The process that preceded the launch of Podium, placed me firmly in the learner's chair. Making and recording the MP3 files was straightforward enough. I could use Audacity, plug in a mike or headhone mike to my PC, create a quick script, rehearse it and then pressing the record button off I went. The resultant MP3 file exported from Audacity could then be hyperlinked to webpages on the school website, and uploaded for download to be played in a media player, such as Real Player, Microsoft Media Player or iTunes, or copied to play on any MP3 player. There it was or so I thought an instant podcast.
What I was to learn as I continued to explore the medium was that this was not the be all and end all of podcasting. What I had produced was a downloadable audio file. In order to access these, our listeners would have to revisit the pages I had linked them from regularly to seek updates and download these each time. What we needed to turn these files into a "podcast" proper was a way of linking these together as episodes, enabling our listeners (or viewers) to gain access to or be informed of updates to our publications automatically as we made and uploaded them. This process known as "subscription," requires what is known as an RSS feed. This is where my limited experiences with web 2.0 technologies to date brought me to a grinding halt. It is also one of the main reaosns why Podium is such a great tool for use in schools. Having produced your MP3 files in Podium, when you publish your files, the feed file is also generated, or updated and published at the same time to your online space, and a link provided that can be either copied and pasted to your website, or that can be circulated your readership by email.
Using a tool called an aggregator such as iTunes or Juice, sometimes also called "podcatchers," you can copy and paste the feed's address, when you log on to the web, these tools can be used to check for and download updates to the Podcasts you have subscribed to, listen to or watch regularly.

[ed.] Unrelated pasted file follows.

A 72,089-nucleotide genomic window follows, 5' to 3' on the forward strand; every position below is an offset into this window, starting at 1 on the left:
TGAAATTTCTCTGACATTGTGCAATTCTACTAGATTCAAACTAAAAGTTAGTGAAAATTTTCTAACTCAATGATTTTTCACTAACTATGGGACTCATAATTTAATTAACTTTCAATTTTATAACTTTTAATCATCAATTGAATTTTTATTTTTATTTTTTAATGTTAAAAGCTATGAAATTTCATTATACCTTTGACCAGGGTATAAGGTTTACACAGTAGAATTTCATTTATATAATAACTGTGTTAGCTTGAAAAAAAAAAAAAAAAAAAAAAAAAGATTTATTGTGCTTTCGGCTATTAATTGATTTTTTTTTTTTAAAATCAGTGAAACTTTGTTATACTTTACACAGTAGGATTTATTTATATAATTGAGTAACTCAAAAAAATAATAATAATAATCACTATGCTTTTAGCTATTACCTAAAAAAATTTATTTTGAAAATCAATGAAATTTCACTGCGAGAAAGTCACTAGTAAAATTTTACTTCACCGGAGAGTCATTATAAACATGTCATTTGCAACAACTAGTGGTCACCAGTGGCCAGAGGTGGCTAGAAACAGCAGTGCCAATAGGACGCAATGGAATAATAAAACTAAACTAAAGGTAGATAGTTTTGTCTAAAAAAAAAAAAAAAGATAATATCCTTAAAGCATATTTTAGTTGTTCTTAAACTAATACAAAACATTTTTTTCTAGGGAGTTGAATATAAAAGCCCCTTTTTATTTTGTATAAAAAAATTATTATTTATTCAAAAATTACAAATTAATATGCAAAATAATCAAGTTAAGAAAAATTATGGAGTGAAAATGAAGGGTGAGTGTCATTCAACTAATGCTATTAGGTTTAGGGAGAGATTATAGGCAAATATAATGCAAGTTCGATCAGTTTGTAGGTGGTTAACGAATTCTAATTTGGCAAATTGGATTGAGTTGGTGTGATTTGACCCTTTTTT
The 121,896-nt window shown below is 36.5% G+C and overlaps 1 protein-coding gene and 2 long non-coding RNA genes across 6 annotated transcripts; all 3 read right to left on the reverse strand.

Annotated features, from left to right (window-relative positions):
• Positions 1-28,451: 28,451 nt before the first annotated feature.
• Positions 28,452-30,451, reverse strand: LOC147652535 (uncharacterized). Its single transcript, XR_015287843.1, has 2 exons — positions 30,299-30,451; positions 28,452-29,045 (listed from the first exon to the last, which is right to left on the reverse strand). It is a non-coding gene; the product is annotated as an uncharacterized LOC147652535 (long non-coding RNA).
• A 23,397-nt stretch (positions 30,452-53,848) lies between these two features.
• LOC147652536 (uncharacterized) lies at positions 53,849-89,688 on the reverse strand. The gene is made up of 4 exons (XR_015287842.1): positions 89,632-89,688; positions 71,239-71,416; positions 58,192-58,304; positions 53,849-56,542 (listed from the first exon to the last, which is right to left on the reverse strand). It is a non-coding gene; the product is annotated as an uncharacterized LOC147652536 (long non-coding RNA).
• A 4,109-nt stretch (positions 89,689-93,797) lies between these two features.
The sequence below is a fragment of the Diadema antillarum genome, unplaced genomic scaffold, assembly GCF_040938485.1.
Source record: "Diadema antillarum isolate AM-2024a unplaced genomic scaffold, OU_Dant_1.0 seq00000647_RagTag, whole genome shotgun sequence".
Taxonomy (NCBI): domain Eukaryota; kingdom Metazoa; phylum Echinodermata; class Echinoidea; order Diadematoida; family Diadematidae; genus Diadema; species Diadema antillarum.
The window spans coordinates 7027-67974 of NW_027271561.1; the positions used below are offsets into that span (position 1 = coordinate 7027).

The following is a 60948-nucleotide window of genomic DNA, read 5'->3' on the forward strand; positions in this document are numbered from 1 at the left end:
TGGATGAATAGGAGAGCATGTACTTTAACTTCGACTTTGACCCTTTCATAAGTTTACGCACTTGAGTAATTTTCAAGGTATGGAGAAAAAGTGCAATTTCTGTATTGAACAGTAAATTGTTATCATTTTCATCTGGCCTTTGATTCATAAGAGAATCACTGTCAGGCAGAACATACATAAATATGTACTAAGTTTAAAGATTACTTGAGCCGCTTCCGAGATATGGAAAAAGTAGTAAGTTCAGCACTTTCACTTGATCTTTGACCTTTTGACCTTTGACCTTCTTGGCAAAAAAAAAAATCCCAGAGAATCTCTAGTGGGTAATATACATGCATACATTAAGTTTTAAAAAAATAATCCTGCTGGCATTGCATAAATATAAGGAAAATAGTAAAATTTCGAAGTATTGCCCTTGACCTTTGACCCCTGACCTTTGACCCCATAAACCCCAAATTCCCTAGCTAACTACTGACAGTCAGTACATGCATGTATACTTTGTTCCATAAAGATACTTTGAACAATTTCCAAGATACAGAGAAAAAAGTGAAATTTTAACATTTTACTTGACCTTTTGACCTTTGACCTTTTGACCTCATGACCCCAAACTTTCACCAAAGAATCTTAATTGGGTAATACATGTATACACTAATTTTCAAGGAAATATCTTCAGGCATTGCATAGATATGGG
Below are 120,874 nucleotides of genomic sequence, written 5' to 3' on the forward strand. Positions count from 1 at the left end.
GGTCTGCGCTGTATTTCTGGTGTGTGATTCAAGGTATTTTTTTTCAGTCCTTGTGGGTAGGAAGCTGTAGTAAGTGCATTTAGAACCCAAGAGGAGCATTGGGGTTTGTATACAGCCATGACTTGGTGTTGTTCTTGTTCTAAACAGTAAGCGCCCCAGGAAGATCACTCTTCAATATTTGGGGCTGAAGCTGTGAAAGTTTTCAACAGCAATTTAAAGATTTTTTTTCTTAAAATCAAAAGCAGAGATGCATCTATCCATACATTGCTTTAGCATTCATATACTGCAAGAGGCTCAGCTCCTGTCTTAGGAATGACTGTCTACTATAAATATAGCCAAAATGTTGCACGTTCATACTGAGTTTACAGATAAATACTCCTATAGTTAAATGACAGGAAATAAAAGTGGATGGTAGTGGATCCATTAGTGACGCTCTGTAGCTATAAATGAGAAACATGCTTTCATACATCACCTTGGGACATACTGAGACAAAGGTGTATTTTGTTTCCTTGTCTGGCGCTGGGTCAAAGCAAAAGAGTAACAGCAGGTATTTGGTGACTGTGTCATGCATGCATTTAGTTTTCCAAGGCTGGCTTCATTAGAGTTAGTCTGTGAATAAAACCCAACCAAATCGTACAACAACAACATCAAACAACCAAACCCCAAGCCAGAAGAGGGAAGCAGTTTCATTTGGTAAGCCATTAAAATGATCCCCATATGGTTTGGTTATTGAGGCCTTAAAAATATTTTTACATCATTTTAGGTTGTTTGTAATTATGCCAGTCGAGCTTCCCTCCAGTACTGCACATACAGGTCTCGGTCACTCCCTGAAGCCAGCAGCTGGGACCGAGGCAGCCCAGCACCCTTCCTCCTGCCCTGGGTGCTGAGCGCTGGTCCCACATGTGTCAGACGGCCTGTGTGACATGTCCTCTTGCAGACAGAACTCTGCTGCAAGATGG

Visiting the sites of other Bloggers such as Joe Dale, and John Sutton, have lead me to really think further about the potential this medium has not only for students but for teachers too, and from a personal professional development perspective, lead me to wonder how I might be able to use the ideas behind podcasting to support and perhaps extend learning in and beyond the school day.
Yesterday I spent planning my theme on Tudor Bristol, for next term with my new teaching partner, and as we looked through some of the resources we had available came across some nice material, that I thought students might enjoy listening to as stories. I used Audacity yesterday evening to record these, thinking that on return to school I could import these MP3s to Podium and upload these. However as is my wont, my mind has begun wandering and returned to how I could publish these as part of a podcast experiment from home. I began by searching this morning for free podcast hosting sites, when I came across Jason Van Orden's site which he says is "The definitive step-by-step guide on how to podcast without breaking the bank." I have to say that I really enjoyed reading the content, and particuarly his free solution to producing a podcast beginning here. He has included step by step videos, for
- creating your Blogger blog,
- setting up your feedburner account
- creating an "our media" account to save your podcast files to
- uploading your files
- creating show notes
- adding subscription links and so on.
He wants the space to be accessible, and has limited and removed a great deal of jargon.Having my own webspace, I am planning to explore how I can use this to host my audio files, while following, the process he outlines for using Blogger and Feedburner, to generate the subsciption feeds. For this I have created a new Blog space for the timebeing called "Learning To Podcast," This space is very much a CPD experiment for me, but one I hope will help me explore further the role of Podcasting in teaching and learning .